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Amberley school sculpture designed by pupils unveiled in ceremony

JPCT 130214 S14080216x Sculpture unveiling at Amberley First School.  Tree of life sculpture designed by the children and made by Artist Blacksmith  Tim Stankus. Head is Michelle Clifford -photo by Steve Cobb

JPCT 130214 S14080216x Sculpture unveiling at Amberley First School. Tree of life sculpture designed by the children and made by Artist Blacksmith  Tim Stankus. Head is Michelle Clifford -photo by Steve Cobb

Students unveiled a new sculpture at a primary school last week to support the arts.

Funded by The National Association of Decorative & Fine Arts Societies (NADFAS) and a local donor, ‘The Tree of Life’ was designed by the students at Amberley C of E First School and created by artist Tim Stankus.

Head teacher Michelle Clifford said: “We wanted to involve the children in designing a sculpture for our grounds and also introduce them to a different sort of artist.

“We commissioned Tim Stankus, an artist blacksmith, to come into school and talk to the children about what he did. He also explained what his material, metal, could do.”

The pupils got hands on and designed branches for the tree, incorporating animals, shapes and patterns into their designs.

“Tim came in several times and we worked with Play-Doh to finalise some of the details that he would put in the tree.

“This was a very different project and the children learnt a lot about a very different craft. They were thrilled to see their details interpreted in metal when we unveiled the tree.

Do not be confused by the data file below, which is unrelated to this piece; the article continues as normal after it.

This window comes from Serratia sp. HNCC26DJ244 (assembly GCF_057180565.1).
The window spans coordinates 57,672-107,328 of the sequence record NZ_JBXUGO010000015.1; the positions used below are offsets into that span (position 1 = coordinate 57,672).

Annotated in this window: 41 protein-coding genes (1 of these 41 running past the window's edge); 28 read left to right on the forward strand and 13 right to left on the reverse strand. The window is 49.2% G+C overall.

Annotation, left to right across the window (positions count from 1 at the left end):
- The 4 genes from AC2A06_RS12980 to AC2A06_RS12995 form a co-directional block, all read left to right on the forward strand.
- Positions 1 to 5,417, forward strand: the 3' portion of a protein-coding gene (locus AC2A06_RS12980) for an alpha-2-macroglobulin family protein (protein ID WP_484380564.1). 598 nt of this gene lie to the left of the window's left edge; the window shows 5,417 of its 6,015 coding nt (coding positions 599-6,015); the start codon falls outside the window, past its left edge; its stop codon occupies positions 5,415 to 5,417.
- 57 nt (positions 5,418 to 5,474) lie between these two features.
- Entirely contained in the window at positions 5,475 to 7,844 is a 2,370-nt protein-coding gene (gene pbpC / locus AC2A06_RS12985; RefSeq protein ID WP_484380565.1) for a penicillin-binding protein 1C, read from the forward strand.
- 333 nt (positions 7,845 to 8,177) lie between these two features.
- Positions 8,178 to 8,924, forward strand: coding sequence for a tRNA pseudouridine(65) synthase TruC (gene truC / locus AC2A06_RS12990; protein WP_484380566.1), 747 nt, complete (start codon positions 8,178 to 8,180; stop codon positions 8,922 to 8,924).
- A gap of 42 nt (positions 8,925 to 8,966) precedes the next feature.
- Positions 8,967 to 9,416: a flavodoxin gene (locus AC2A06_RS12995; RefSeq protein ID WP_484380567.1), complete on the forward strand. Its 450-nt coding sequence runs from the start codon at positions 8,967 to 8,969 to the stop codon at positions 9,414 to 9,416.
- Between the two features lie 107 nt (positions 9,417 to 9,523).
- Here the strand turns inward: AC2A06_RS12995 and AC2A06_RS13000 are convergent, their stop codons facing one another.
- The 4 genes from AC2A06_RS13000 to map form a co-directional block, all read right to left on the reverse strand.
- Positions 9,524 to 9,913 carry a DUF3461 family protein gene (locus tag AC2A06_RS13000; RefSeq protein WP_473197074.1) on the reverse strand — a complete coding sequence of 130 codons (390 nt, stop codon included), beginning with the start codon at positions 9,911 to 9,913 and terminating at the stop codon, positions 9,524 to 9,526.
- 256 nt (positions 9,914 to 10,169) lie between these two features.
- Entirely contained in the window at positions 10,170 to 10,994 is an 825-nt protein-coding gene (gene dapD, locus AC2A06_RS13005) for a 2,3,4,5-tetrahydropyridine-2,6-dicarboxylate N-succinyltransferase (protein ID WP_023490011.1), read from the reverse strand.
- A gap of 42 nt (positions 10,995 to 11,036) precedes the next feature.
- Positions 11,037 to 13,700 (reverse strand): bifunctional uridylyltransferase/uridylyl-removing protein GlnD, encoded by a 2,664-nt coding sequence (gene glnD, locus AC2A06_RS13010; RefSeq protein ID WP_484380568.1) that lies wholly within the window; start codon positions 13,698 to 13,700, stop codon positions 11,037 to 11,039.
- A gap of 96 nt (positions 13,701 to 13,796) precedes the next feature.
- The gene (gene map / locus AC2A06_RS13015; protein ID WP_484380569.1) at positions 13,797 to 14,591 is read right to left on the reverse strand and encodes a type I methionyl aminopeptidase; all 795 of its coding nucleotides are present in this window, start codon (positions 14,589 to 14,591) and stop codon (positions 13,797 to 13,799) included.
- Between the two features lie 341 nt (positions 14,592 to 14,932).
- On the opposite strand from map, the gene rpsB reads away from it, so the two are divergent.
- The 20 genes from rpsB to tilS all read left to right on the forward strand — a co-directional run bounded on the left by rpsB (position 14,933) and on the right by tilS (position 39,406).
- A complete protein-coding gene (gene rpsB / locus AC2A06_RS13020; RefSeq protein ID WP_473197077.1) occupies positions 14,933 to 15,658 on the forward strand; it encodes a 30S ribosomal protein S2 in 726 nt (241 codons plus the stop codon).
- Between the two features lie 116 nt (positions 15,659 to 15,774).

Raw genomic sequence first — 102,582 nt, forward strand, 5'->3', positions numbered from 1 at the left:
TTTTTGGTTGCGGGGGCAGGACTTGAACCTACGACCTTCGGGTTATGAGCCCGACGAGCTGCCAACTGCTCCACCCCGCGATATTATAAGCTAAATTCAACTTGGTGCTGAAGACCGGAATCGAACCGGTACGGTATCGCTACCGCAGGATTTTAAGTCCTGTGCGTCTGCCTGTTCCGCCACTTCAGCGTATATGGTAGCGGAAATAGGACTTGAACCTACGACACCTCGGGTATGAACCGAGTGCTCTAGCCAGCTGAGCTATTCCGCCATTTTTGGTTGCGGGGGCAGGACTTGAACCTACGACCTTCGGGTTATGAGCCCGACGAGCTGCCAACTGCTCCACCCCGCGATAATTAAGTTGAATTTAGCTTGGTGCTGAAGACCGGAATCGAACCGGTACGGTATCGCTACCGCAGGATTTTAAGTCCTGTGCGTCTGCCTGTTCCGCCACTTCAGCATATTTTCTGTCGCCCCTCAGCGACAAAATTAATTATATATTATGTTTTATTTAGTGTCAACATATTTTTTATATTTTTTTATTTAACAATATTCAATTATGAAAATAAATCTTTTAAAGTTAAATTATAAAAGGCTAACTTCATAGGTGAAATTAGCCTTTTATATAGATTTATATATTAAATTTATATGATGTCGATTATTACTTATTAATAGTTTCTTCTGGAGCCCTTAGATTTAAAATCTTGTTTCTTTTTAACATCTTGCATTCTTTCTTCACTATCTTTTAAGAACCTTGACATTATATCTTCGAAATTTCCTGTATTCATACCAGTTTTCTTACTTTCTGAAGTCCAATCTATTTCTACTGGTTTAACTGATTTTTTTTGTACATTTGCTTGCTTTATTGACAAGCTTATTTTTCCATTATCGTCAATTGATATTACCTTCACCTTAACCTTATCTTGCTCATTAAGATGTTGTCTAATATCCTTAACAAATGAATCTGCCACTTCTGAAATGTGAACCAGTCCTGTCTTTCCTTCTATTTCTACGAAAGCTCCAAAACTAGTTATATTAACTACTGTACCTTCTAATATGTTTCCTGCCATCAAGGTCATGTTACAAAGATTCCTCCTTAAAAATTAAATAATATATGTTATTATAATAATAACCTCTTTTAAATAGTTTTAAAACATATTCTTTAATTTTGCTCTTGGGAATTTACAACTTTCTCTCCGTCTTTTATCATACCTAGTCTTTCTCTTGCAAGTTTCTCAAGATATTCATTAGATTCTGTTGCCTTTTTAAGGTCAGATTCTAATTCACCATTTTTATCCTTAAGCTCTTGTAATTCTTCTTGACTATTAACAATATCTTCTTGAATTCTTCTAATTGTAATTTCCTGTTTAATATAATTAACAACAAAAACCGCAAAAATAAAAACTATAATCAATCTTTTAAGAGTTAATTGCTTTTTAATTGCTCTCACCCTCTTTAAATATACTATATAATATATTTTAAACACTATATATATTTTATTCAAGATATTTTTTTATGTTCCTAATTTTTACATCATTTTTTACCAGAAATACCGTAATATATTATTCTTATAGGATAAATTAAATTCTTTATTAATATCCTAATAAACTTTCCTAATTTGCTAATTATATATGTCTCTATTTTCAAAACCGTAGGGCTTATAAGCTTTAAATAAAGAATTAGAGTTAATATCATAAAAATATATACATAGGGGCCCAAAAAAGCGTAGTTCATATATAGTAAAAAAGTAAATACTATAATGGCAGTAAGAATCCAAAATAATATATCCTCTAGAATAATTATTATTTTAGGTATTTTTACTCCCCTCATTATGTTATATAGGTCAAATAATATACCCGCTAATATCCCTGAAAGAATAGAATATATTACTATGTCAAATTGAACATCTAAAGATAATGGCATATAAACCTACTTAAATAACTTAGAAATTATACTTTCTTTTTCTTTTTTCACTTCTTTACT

“They took possession of their tree by hanging little wooden tree cookies on it which they had named and drawn living creatures and plants on.

“At different times of the year we can use the tree in different ways especially at Easter and Christmas so that it is a constantly evolving and personal sculpture.”

Vice Chairman of the West Sussex Decorative and Fine Arts Society, Ann Gilham, said she is ‘proud’ of all those who took part in the project.

“Our thanks to Michelle who was clearly the inspiration behind the it and who has enabled it to reach this wonderful conclusion.

“Thanks must of course go to Tim who has had the difficult job of interpreting the children’s designs and then producing such a wonderful piece of lasting art that will impact on the children for years to come.

“Lastly, to the children who used their creativity to design aspects of the Tree of Life.”

Mrs Gilham said that creativity must be encouraged where ever possible for future generations to enjoy.

NADFAS is a leading arts charity which encourages the world of the arts through a network of local Societies and national events.

Society affiliate members can also become involved in conservation volunteering projects.

For details email enquiries@nadfas.org.uk.

 

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